Wednesday, July 22, 2009

July 22: Friedrich Bessel


Friedrich Wilhelm Bessel
July 22, 1784 – March 17, 1846

Friedrich Bessel was a German mathematician, astronomer, and systematizer of the Bessel functions (which were discovered by Daniel Bernoulli). He was a contemporary of Carl Gauss, also a mathematician and astronomer.

Bessel was born in Minden in Minden-Ravensberg, the son of a civil servant. At the age of 14 Bessel was apprenticed to the import-export concern Kulenkamp. He soon became the company's accountant. The business's reliance on cargo ships led him to turn his mathematical skills to problems in navigation. This in turn led to an interest in astronomy as a way of determining longitude.

Bessel came to the attention of a major figure of German astronomy at the time, Heinrich Wilhelm Olbers, by producing a refinement on the orbital calculations for Halley's Comet. Within two years Bessel had left Kulenkamp and become an assistant at Lilienthal Observatory near Bremen. There he worked on James Bradley's stellar observations to produce precise positions for some 3,222 stars.

This work attracted considerable attention, and at the age of 26 Bessel was appointed director of the Königsberg Observatory by King Frederick William III of Prussia. There he published tables of atmospheric refraction based on Bradley's observations, which won him the Lalande Prize from the Institut de France. Bessel was able to pin down the position of over 50,000 stars during his time at Königsberg.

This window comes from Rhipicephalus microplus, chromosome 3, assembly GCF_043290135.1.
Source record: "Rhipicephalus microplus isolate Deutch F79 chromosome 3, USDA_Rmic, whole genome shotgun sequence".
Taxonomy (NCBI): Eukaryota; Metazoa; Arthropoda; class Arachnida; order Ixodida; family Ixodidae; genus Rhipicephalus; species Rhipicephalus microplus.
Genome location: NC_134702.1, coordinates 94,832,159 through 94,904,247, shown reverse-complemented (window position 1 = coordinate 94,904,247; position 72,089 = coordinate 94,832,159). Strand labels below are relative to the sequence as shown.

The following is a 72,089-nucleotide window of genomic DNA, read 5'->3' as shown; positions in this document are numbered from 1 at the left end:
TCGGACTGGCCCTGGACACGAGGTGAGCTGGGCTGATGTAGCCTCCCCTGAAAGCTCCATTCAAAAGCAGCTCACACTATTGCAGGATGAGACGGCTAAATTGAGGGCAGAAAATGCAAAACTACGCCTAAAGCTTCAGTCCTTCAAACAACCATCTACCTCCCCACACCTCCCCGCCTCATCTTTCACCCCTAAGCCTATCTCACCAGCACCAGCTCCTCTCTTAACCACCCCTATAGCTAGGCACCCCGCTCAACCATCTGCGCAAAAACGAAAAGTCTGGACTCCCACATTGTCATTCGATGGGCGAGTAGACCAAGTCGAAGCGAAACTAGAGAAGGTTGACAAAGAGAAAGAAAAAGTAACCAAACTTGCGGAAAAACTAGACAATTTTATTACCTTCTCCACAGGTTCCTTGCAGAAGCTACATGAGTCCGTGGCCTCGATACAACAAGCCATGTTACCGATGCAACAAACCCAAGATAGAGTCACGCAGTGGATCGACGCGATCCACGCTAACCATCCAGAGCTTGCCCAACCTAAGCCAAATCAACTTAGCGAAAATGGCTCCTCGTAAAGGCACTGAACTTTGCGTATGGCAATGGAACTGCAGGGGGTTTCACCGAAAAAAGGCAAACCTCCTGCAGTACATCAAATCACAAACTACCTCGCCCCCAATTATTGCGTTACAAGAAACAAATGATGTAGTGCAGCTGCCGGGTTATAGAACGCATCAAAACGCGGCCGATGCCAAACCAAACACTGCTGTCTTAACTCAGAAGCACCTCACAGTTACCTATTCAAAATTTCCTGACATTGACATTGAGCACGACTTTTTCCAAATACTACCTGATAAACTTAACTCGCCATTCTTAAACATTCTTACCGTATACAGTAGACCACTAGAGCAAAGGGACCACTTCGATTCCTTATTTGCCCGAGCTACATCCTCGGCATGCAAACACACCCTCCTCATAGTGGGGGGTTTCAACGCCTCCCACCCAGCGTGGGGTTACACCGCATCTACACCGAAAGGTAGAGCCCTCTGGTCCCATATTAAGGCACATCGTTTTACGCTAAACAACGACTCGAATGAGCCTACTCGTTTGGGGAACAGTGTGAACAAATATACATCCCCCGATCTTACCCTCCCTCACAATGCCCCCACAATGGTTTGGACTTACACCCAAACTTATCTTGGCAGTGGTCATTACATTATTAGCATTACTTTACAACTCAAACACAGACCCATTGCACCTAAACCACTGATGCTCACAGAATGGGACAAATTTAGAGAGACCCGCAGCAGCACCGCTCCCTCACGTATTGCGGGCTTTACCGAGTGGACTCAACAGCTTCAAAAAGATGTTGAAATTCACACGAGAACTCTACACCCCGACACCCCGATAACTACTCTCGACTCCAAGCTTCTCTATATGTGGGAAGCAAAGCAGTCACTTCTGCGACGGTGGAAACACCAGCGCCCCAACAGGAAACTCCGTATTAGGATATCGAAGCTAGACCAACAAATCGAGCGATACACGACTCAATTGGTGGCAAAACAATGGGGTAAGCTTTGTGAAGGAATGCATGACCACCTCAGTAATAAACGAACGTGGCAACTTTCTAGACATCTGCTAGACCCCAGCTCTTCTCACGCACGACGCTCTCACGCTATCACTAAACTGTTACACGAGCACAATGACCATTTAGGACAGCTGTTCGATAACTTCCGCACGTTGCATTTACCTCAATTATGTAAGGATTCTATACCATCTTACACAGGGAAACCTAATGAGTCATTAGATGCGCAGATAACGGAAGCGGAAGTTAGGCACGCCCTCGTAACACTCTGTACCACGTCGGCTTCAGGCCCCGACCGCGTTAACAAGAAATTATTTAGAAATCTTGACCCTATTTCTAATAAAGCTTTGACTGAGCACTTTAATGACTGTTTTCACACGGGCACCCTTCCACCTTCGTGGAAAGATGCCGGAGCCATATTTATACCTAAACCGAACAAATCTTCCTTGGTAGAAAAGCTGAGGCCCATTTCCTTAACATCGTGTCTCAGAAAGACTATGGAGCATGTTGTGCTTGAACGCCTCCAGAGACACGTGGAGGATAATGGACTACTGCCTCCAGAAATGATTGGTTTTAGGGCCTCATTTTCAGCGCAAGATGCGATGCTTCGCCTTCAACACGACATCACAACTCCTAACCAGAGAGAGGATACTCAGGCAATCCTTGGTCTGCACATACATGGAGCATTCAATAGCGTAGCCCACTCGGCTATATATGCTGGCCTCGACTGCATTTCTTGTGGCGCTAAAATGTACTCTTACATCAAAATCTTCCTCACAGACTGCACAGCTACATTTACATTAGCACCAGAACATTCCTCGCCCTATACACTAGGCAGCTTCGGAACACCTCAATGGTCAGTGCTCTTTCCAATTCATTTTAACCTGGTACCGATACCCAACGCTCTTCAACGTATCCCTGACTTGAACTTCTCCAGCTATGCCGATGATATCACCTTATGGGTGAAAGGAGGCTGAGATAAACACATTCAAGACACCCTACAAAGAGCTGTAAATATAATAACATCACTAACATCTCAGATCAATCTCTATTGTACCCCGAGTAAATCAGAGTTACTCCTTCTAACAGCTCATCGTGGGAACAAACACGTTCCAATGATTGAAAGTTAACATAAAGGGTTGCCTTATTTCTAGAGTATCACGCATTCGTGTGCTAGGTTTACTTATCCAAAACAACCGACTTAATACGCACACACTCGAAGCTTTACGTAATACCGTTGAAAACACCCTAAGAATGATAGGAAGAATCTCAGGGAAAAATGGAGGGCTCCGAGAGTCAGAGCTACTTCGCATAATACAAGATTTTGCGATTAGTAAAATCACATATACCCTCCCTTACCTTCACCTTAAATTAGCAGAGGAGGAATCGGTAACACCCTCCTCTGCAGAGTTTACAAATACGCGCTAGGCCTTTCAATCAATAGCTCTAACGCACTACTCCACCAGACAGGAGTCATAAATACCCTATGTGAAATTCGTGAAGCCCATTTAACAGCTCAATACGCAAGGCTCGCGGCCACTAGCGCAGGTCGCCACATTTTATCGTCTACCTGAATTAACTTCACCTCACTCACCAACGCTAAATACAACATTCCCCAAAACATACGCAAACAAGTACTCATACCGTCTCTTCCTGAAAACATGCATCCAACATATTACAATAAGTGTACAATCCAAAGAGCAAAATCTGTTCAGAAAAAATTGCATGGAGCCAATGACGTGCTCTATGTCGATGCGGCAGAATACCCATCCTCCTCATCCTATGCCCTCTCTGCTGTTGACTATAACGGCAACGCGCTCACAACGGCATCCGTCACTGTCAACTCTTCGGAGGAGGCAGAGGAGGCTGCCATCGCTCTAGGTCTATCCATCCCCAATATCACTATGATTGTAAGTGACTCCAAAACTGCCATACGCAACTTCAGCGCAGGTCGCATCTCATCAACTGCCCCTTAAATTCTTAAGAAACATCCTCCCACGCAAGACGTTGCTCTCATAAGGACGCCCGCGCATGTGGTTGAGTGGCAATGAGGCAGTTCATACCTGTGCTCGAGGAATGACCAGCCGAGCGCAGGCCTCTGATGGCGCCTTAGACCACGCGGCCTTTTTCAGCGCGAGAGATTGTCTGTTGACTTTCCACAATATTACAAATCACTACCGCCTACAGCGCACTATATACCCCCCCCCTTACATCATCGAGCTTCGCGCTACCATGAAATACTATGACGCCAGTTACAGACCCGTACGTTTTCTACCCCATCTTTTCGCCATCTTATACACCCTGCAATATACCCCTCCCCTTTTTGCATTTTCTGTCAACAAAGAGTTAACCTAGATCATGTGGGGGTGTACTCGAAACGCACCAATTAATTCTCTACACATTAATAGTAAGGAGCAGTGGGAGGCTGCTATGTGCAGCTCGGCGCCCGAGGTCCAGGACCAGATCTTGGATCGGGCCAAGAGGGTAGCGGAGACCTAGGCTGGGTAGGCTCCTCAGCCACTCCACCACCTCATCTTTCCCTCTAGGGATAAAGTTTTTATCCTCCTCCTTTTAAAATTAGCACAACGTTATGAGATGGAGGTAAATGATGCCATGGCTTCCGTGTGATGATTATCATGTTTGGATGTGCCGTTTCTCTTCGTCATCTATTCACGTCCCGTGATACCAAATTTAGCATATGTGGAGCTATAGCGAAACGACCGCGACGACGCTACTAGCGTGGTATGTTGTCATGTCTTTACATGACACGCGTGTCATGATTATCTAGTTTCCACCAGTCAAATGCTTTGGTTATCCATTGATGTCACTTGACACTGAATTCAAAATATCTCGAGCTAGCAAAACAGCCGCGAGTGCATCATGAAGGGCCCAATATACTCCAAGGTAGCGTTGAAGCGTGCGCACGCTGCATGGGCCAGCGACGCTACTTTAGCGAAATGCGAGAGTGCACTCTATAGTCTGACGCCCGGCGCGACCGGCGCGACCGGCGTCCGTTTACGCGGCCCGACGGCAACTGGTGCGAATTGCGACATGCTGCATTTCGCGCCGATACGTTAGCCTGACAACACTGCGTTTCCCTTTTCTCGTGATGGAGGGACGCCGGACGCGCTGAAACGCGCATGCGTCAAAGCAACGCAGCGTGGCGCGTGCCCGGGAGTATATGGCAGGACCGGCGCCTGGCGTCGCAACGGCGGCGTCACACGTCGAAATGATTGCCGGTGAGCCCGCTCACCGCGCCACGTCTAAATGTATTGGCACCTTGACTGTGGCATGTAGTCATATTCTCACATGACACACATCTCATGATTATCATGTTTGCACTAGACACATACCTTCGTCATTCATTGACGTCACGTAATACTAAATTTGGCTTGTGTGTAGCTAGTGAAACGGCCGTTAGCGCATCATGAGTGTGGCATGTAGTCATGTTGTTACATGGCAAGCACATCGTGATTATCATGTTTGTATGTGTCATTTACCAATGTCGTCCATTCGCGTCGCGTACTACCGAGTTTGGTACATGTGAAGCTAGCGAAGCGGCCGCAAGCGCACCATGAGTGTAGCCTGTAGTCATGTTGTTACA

With this work under his belt, Bessel was able to achieve the feat for which he is best remembered today: he is credited with being the first to use parallax in calculating the distance to a star. Astronomers had believed for some time that parallax would provide the first accurate measurement of interstellar distances—in fact, in the 1830s there was a fierce competition between astronomers to be the first to measure a stellar parallax accurately. In 1838 Bessel won the race, announcing that 61 Cygni had a parallax of 0.314 arcseconds; which, given the diameter of the Earth's orbit, indicated that the star was about 3 parsecs (9.8 light years) away. He narrowly beat Friedrich Georg Wilhelm Struve and Thomas Henderson, who measured the parallaxes of Vega and Alpha Centauri in the same year.

As well as helping determine the parallax of 61 Cygni, Bessel's precise measurements allowed him to notice deviations in the motions of Sirius and Procyon, which he deduced must be caused by the gravitational attraction of unseen companions. His announcement of Sirius's "dark companion" in 1844 was the first correct claim of a previously unobserved companion by positional measurement, and eventually led to the discovery of Sirius B.

Despite lacking a university education, Bessel was a major figure in astronomy during his lifetime. He was elected a fellow of the Royal Society, won the Gold Medal of the Royal Astronomical Society in 1841 and the largest crater in the Moon's Mare Serenitatis is named Bessel after him. The asteroid 1552 Bessel was also named in his honor.





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